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Pedunculopontine arousal system physiology - Implications for insomnia.

Garcia-Rill E, Luster B, Mahaffey S, Bisagno V, Urbano FJ - Sleep Sci (2015)

Bottom Line: This review examines the role of the reticular activating system, especially the pedunculopontine nucleus, in the symptoms of insomnia, mainly representing an overactive waking drive.We determined that high frequency activity during waking and REM sleep is controlled by two different intracellular pathways and channel types in PPN cells.We found three different PPN cell types that have one or both channels and may be active during waking only, REM sleep only, or both.

View Article: PubMed Central - PubMed

Affiliation: Center for Translational Neuroscience, University of Arkansas for Medical Sciences, Little Rock, AR, USA.

ABSTRACT
We consider insomnia a disorder of waking rather than a disorder of sleep. This review examines the role of the reticular activating system, especially the pedunculopontine nucleus, in the symptoms of insomnia, mainly representing an overactive waking drive. We determined that high frequency activity during waking and REM sleep is controlled by two different intracellular pathways and channel types in PPN cells. We found three different PPN cell types that have one or both channels and may be active during waking only, REM sleep only, or both. These discoveries point to a specific mechanism and novel therapeutic avenues for insomnia.

No MeSH data available.


Related in: MedlinePlus

Intracellular pathways modulated by different glutamatergic receptors that drive independent calcium channel types. As discussed above, a wealth of information is available to suggest that NMDA promotes waking in the PPN and that this effect is mediated by CaMKII, and that kainic acid promotes REM sleep and that this effect is mediated by cAMP/PKA. Both of these pathways interact with the release of calcium from the endoplasmic reticulum (ER) induced by inositol phosphate 3 (IP3) release from the membrane and binding to the IP3 receptor. In addition, P/Q-type channels are modulated by CaMKII while N-type channels are modulated by cAMP/PKA. This points to a selective participation of P/Q-type channels in generating gamma band activity during waking, and N-type channels generating gamma band activity during REM sleep.
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f0015: Intracellular pathways modulated by different glutamatergic receptors that drive independent calcium channel types. As discussed above, a wealth of information is available to suggest that NMDA promotes waking in the PPN and that this effect is mediated by CaMKII, and that kainic acid promotes REM sleep and that this effect is mediated by cAMP/PKA. Both of these pathways interact with the release of calcium from the endoplasmic reticulum (ER) induced by inositol phosphate 3 (IP3) release from the membrane and binding to the IP3 receptor. In addition, P/Q-type channels are modulated by CaMKII while N-type channels are modulated by cAMP/PKA. This points to a selective participation of P/Q-type channels in generating gamma band activity during waking, and N-type channels generating gamma band activity during REM sleep.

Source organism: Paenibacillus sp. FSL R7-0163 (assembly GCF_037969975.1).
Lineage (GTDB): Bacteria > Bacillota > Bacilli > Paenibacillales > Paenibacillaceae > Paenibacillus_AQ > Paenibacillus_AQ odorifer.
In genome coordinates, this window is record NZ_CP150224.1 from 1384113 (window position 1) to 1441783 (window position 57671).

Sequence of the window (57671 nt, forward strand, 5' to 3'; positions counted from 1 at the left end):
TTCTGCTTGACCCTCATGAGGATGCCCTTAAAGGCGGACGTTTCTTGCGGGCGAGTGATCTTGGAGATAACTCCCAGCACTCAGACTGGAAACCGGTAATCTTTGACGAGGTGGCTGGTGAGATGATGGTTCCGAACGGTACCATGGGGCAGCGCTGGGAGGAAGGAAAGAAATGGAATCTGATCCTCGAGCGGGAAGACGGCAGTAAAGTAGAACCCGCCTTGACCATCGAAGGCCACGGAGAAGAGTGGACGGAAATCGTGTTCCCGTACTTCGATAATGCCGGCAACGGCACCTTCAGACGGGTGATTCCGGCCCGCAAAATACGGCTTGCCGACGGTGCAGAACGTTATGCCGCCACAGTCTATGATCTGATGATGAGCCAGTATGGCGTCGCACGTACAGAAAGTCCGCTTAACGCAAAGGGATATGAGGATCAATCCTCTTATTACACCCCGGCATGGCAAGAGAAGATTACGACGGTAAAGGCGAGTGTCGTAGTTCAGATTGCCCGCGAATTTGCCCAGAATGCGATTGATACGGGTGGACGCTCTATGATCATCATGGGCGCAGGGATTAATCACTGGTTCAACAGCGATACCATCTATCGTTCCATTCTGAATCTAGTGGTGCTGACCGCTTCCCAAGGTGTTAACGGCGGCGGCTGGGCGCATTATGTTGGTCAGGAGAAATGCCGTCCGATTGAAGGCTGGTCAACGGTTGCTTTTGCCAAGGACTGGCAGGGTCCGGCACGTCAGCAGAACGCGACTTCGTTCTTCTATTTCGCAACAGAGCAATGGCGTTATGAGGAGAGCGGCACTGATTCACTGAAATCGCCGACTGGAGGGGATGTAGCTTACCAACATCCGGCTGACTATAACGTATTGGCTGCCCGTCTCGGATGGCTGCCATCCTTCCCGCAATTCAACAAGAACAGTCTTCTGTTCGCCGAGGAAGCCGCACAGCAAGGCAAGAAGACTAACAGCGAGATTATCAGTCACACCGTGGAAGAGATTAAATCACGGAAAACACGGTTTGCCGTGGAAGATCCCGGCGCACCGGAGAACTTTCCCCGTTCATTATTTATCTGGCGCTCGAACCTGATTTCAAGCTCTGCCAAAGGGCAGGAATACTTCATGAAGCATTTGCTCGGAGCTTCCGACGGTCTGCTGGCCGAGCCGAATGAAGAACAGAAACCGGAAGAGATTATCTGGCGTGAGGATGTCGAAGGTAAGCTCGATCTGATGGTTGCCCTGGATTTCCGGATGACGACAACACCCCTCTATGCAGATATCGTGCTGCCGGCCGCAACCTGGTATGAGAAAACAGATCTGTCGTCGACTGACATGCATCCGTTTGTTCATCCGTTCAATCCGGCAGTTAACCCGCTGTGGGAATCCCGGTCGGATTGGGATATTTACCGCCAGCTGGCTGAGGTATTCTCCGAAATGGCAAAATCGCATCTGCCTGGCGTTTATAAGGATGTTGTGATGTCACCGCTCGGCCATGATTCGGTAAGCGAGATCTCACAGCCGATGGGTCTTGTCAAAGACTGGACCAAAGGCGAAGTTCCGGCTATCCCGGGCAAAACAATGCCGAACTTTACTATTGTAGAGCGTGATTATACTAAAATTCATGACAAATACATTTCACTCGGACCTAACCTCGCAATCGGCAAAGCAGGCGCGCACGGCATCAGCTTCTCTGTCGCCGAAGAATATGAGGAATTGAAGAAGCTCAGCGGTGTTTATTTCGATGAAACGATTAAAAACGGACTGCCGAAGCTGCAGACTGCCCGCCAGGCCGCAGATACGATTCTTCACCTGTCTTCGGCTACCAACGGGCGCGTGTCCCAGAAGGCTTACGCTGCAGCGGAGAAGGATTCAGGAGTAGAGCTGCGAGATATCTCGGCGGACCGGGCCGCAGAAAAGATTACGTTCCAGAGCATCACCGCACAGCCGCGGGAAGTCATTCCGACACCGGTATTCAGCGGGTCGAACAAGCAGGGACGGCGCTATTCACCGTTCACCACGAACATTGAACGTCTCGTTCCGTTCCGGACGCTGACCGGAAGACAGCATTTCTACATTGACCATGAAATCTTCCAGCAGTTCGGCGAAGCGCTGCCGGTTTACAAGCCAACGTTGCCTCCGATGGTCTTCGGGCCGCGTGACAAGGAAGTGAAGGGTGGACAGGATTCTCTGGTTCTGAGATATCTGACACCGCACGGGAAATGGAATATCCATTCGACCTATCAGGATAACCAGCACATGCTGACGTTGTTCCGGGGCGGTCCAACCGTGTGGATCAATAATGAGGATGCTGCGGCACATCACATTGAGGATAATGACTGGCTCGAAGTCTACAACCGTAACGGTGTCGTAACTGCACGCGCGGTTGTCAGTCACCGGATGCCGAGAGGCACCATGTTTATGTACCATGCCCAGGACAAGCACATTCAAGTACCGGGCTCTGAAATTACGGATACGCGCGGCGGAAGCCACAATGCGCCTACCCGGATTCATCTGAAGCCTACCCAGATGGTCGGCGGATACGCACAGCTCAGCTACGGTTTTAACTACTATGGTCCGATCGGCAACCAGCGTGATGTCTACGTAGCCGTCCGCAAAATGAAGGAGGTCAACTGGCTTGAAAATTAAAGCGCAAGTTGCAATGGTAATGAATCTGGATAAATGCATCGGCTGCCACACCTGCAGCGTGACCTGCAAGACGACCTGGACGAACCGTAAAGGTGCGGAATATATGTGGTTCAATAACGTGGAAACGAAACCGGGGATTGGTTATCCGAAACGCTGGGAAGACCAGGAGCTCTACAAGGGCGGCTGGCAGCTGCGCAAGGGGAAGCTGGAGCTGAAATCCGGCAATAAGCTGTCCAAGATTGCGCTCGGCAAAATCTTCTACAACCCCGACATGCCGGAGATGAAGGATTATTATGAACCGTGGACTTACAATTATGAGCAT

Mentions: Interestingly, PPN cells with N-type channels only manifested oscillations in the 50 Hz range, while cells with P/Q-type channels only exhibited oscillations in the 45 Hz range, while cells with both N- and P/Q-type channels showed oscillations in the 37 Hz range. These results suggest that each channel type may have a preferred oscillation frequency, but when channels coexist they may manifest lower frequencies, perhaps due to competition and/or differential location along dendrites [27]. Fig. 3 provides a diagram of the intracellular “waking” pathway and the “REM sleep” pathway, and their modulation of different calcium channel types by separate glutamatergic receptor types. With this information, we can now attempt to selectively modulate waking by affecting P/Q-type calcium channels and/or the CaMKII pathway, or modulate REM sleep by affecting the N-type calcium channels and/or the cAMP/PK pathway.